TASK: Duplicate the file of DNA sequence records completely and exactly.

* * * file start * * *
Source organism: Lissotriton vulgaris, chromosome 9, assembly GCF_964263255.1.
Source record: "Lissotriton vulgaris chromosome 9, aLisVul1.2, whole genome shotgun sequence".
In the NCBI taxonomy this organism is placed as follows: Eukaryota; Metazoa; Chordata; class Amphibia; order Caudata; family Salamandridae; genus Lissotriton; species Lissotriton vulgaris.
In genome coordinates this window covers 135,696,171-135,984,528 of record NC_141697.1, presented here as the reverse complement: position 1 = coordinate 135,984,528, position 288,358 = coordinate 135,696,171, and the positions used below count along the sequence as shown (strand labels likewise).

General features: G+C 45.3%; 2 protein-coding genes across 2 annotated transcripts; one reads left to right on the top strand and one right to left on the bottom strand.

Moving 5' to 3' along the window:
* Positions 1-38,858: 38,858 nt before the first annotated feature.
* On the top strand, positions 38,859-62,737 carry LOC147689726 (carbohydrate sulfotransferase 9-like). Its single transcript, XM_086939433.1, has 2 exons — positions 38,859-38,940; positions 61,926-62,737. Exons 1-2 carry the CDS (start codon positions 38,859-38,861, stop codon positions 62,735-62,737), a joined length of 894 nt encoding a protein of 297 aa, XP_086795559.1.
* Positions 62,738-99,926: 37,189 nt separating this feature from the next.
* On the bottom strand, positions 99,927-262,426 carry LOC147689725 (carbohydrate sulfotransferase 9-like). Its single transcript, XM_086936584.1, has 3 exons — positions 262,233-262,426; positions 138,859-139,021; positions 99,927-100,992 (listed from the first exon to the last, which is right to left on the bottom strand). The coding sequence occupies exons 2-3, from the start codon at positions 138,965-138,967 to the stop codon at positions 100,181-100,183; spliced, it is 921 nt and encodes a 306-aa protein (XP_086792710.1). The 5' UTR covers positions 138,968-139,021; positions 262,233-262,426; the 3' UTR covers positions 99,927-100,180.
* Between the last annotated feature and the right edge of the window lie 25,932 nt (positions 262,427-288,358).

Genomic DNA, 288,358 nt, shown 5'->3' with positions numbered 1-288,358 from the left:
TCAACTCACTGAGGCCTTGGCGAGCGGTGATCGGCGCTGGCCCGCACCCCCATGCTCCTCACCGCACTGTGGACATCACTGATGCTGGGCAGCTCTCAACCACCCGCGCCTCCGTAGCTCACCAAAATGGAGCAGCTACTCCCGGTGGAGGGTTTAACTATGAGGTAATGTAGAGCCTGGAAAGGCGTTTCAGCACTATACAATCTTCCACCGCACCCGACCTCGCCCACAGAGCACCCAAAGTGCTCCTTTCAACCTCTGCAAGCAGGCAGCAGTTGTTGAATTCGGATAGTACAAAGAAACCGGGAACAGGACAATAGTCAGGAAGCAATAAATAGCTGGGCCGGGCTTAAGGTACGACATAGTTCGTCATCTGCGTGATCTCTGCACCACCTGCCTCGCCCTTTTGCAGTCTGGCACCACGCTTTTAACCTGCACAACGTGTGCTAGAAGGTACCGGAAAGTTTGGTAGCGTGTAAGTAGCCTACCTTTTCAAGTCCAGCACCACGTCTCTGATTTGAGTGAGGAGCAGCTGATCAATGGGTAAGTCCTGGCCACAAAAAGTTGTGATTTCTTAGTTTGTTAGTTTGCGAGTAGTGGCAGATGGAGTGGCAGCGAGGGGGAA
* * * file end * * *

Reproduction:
Source organism: Lissotriton vulgaris, chromosome 9, assembly GCF_964263255.1.
Source record: "Lissotriton vulgaris chromosome 9, aLisVul1.2, whole genome shotgun sequence".
In the NCBI taxonomy this organism is placed as follows: Eukaryota; Metazoa; Chordata; class Amphibia; order Caudata; family Salamandridae; genus Lissotriton; species Lissotriton vulgaris.
In genome coordinates this window covers 135,696,171-135,984,528 of record NC_141697.1, presented here as the reverse complement: position 1 = coordinate 135,984,528, position 288,358 = coordinate 135,696,171, and the positions used below count along the sequence as shown (strand labels likewise).

General features: G+C 45.3%; 2 protein-coding genes across 2 annotated transcripts; one reads left to right on the top strand and one right to left on the bottom strand.

Moving 5' to 3' along the window:
* Positions 1-38,858: 38,858 nt before the first annotated feature.
* On the top strand, positions 38,859-62,737 carry LOC147689726 (carbohydrate sulfotransferase 9-like). Its single transcript, XM_086939433.1, has 2 exons — positions 38,859-38,940; positions 61,926-62,737. Exons 1-2 carry the CDS (start codon positions 38,859-38,861, stop codon positions 62,735-62,737), a joined length of 894 nt encoding a protein of 297 aa, XP_086795559.1.
* Positions 62,738-99,926: 37,189 nt separating this feature from the next.
* On the bottom strand, positions 99,927-262,426 carry LOC147689725 (carbohydrate sulfotransferase 9-like). Its single transcript, XM_086936584.1, has 3 exons — positions 262,233-262,426; positions 138,859-139,021; positions 99,927-100,992 (listed from the first exon to the last, which is right to left on the bottom strand). The coding sequence occupies exons 2-3, from the start codon at positions 138,965-138,967 to the stop codon at positions 100,181-100,183; spliced, it is 921 nt and encodes a 306-aa protein (XP_086792710.1). The 5' UTR covers positions 138,968-139,021; positions 262,233-262,426; the 3' UTR covers positions 99,927-100,180.
* Between the last annotated feature and the right edge of the window lie 25,932 nt (positions 262,427-288,358).

Genomic DNA, 288,358 nt, shown 5'->3' with positions numbered 1-288,358 from the left:
TCAACTCACTGAGGCCTTGGCGAGCGGTGATCGGCGCTGGCCCGCACCCCCATGCTCCTCACCGCACTGTGGACATCACTGATGCTGGGCAGCTCTCAACCACCCGCGCCTCCGTAGCTCACCAAAATGGAGCAGCTACTCCCGGTGGAGGGTTTAACTATGAGGTAATGTAGAGCCTGGAAAGGCGTTTCAGCACTATACAATCTTCCACCGCACCCGACCTCGCCCACAGAGCACCCAAAGTGCTCCTTTCAACCTCTGCAAGCAGGCAGCAGTTGTTGAATTCGGATAGTACAAAGAAACCGGGAACAGGACAATAGTCAGGAAGCAATAAATAGCTGGGCCGGGCTTAAGGTACGACATAGTTCGTCATCTGCGTGATCTCTGCACCACCTGCCTCGCCCTTTTGCAGTCTGGCACCACGCTTTTAACCTGCACAACGTGTGCTAGAAGGTACCGGAAAGTTTGGTAGCGTGTAAGTAGCCTACCTTTTCAAGTCCAGCACCACGTCTCTGATTTGAGTGAGGAGCAGCTGATCAATGGGTAAGTCCTGGCCACAAAAAGTTGTGATTTCTTAGTTTGTTAGTTTGCGAGTAGTGGCAGATGGAGTGGCAGCGAGGGGGAA